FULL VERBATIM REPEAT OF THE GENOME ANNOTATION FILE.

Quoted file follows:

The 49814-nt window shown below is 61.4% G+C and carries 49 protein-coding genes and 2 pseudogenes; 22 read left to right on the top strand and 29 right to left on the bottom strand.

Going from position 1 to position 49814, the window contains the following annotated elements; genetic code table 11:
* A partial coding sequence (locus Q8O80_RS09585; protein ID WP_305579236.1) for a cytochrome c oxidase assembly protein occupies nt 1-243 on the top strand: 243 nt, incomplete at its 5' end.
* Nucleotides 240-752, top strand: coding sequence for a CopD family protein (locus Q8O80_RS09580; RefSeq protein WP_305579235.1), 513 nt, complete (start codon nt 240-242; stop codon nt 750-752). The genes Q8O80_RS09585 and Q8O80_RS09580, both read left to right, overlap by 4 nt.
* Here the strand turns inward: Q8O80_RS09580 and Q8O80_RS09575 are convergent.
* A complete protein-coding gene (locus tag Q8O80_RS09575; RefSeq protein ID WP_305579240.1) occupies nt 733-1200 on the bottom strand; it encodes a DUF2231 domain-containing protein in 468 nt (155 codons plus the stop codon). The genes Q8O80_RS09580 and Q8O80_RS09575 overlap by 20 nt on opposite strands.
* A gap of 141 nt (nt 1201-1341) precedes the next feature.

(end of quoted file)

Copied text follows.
The 49814-nt window shown below is 61.4% G+C and carries 49 protein-coding genes and 2 pseudogenes; 22 read left to right on the top strand and 29 right to left on the bottom strand.

Going from position 1 to position 49814, the window contains the following annotated elements; genetic code table 11:
* A partial coding sequence (locus Q8O80_RS09585; protein ID WP_305579236.1) for a cytochrome c oxidase assembly protein occupies nt 1-243 on the top strand: 243 nt, incomplete at its 5' end.
* Nucleotides 240-752, top strand: coding sequence for a CopD family protein (locus Q8O80_RS09580; RefSeq protein WP_305579235.1), 513 nt, complete (start codon nt 240-242; stop codon nt 750-752). The genes Q8O80_RS09585 and Q8O80_RS09580, both read left to right, overlap by 4 nt.
* Here the strand turns inward: Q8O80_RS09580 and Q8O80_RS09575 are convergent.
* A complete protein-coding gene (locus tag Q8O80_RS09575; RefSeq protein ID WP_305579240.1) occupies nt 733-1200 on the bottom strand; it encodes a DUF2231 domain-containing protein in 468 nt (155 codons plus the stop codon). The genes Q8O80_RS09580 and Q8O80_RS09575 overlap by 20 nt on opposite strands.
* A gap of 141 nt (nt 1201-1341) precedes the next feature.